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Harvard Ramping Up Captioning Efforts with NAD Settlement

After four years of fighting in court, Harvard University and the National Association of the Deaf (NAD) have come to agreement on captioning of videos and online broadcasts — a decision that could have ramifications for all colleges and universities producing and publishing video and audio content.

Beginning this month, according to the consent decree, the university must begin adding captions for all online resources, including school-wide events that are live-streamed, content from department-sponsored student organizations and any new university-created audio or video hosted on media platforms such as YouTube, Vimeo and SoundCloud. The institution must also cover attorney fees for the plaintiffs, which totaled nearly $1.6 million.

The agreement also covers legacy content. Any video or audio created and produced at Harvard and posted between Jan. 1, 2019 and Dec. 1, 2019 on the school website or official school channels needs to be captioned within the next two years. And captioning needs to be added to any additional content even older than that when the institution receives a "specific request by an individual"; those captions need to be completed within five business days of the request.

The federal class action lawsuit was filed against Harvard in November 2015 by NAD on behalf of three deaf and hard of hearing individuals. The basic argument: The schools discriminated against deaf people by failing to add captions (or using inaccurate captions) on the "vast and varied array of online content they make available to the general public, including massive open online courses." NAD was joined by Civil Rights Education and Enforcement Center, the Disability Rights Education & Defense Fund; the Disability Law Center and the law firm of Cohen Milstein Sellers & Toll. A similar suit filed against MIT at the same time is still ongoing.

Harvard took a preemptive step toward improving its captioning practices. In April 2019, the university adopted a "digital accessibility policy," notifying all of its website "owners" that any new digital content "needed to conform" to the accessibility standards developed by the Worldwide Web Consortium and shared in its Web Content Accessibility Guidelines version 2.1 with conformance at the AA (or middle) level. "Where conformance with the standards is not technically feasible," the institution told site owners, they needed to "consider how to make the content available in an alternative format to individuals with a disability."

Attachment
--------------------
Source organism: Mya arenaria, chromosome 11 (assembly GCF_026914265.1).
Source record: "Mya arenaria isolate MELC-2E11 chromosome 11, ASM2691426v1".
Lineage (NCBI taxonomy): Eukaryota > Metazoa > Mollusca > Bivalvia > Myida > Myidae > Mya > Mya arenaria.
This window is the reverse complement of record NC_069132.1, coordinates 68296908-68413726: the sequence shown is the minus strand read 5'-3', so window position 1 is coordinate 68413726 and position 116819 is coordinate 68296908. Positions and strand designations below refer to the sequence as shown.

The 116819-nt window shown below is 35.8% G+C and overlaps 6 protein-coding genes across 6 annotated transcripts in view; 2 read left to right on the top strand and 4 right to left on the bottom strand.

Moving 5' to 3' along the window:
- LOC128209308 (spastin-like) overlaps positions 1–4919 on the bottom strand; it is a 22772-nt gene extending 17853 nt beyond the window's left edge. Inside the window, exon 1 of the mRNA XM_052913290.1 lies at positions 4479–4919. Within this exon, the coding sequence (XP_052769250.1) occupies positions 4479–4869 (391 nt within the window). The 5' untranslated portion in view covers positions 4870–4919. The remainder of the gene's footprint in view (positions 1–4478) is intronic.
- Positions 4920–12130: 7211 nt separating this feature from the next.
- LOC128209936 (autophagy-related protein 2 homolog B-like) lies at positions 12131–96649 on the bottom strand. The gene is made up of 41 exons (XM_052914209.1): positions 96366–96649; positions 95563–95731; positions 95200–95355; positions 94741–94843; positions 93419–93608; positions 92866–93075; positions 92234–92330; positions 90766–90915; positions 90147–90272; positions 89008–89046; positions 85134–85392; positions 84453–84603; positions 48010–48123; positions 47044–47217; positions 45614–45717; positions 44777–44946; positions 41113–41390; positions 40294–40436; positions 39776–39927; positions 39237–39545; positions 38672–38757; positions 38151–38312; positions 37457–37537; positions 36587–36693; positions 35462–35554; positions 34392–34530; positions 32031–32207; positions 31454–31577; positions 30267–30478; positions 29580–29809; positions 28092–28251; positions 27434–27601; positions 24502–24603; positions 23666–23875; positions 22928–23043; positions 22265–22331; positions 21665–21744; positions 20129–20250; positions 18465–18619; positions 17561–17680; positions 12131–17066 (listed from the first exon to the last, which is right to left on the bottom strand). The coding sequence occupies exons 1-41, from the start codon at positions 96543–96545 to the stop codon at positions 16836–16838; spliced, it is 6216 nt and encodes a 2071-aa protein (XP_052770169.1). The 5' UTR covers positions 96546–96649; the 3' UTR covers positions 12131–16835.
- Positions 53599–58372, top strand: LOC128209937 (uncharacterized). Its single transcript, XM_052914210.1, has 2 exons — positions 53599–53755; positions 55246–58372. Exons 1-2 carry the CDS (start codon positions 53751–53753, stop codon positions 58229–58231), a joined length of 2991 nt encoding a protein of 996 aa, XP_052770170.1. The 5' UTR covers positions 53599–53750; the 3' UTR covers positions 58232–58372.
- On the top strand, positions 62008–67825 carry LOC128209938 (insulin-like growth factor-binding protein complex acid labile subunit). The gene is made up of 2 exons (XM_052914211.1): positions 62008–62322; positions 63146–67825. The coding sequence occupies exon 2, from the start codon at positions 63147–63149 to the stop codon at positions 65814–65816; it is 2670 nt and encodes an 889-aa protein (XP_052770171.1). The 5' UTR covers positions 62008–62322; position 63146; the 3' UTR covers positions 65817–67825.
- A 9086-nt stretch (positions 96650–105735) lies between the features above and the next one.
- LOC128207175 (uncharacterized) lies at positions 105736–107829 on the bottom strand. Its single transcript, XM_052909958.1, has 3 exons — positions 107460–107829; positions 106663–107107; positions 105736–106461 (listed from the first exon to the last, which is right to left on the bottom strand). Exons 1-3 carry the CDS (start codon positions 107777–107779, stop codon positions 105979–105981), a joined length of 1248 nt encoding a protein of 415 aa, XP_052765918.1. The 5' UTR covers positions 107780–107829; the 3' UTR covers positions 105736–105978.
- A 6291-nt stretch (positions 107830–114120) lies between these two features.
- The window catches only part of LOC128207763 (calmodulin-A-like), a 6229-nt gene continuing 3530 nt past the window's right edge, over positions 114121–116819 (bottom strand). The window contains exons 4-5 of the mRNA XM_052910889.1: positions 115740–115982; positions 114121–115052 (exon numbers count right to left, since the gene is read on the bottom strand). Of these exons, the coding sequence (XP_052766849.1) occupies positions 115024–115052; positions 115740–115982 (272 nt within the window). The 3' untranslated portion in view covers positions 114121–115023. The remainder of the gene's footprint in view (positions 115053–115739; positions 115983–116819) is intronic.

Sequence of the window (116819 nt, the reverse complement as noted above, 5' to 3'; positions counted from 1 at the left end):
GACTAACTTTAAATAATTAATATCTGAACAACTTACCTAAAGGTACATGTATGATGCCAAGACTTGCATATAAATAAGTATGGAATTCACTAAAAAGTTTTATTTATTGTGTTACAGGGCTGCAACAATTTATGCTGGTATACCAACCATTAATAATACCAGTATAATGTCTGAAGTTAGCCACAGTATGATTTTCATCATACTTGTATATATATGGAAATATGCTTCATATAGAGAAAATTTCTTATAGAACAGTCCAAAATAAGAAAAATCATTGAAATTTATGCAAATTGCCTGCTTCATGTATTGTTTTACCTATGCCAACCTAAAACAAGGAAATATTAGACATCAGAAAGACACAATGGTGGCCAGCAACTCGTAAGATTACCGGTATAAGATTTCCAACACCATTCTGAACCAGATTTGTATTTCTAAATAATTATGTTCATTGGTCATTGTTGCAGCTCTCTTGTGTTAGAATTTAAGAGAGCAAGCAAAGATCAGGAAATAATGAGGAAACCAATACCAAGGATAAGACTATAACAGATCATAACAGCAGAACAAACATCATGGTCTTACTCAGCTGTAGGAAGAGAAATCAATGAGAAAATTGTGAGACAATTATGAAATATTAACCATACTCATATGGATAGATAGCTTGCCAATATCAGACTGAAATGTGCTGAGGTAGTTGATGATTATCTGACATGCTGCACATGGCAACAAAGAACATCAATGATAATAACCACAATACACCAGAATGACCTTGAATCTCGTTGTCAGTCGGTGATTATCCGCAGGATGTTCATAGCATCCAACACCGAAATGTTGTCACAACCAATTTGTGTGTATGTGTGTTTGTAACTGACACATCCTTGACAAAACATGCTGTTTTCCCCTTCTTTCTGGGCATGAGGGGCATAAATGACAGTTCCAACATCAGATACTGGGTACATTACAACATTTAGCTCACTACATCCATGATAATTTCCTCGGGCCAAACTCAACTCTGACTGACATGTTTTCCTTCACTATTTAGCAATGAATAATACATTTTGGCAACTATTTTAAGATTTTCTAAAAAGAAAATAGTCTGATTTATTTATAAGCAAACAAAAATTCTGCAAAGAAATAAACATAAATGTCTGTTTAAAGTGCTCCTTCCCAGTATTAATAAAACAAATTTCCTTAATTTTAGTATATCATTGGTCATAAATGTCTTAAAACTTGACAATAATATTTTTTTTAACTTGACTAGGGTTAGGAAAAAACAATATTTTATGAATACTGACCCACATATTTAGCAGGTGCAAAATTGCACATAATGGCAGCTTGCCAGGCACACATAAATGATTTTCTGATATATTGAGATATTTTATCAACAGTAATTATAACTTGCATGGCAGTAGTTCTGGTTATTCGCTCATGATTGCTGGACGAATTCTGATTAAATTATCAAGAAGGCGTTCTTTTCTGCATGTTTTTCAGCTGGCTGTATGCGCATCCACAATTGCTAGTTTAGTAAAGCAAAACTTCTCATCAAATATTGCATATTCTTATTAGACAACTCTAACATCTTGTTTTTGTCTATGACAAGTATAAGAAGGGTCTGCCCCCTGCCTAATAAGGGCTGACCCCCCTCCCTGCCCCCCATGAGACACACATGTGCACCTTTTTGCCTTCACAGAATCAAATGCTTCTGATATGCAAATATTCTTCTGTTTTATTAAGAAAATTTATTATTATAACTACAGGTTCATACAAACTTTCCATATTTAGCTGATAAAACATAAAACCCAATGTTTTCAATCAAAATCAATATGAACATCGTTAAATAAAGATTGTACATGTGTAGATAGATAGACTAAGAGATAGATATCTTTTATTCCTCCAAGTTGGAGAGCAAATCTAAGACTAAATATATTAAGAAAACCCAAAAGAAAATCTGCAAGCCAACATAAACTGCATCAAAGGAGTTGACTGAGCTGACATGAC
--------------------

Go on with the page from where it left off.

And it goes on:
Harvard adopted the new policy only after failing twice in its efforts to have the case dismissed. Even in the consent decree Harvard denied the allegations.

According to NAD, the settlement is "the most comprehensive set of online accessibility requirements in higher education and ensures for the first time that Harvard will provide high-quality captioning services for online content."

"As Harvard learned through this lawsuit, universities and colleges are on notice that all aspects of their campus including their websites must be accessible to everyone," said NAD CEO Howard Rosenblum, in a statement. "Captioning video content is a basic form of access that opens up academic learning to not only deaf and hard of hearing people but the world. The National Association of the Deaf asks all who develop video content for the internet to ensure access through quality captioning."

"This settlement means greater access for current and future deaf and hard of hearing learners to the vast universe of Harvard's online content," added Amy Robertson, co-executive director of the Civil Rights Education and Enforcement Center. "Ensuring accessibility is not something that can be considered a bonus — it is a fundamental right that everyone deserves. We're pleased that Harvard will finally be treating all learners with the same standard of respect."

In a statement issued by Harvard and quoted in a Harvard Crimson article about the settlement, university spokesperson Nate Herpich said the institution was "pleased to confirm the amicable resolution of the lawsuit brought by [NAD] regarding online captioning for video and audio content. The settlement is grounded in Harvard's commitment to diversity, inclusion and belonging." He added, "Our websites provide a wealth of opportunities for our community members to communicate and to share ideas, and we want these websites to be available to everyone who wishes to access them. This agreement with the NAD builds on the university's longstanding work toward ensuring a campus that is accessible and welcoming."

The Harvard-NAD consent decree will only go into effect once it has been accepted by the court where it was filed.

About the Author

Dian Schaffhauser is a former senior contributing editor for 1105 Media's education publications THE Journal, Campus Technology and Spaces4Learning.

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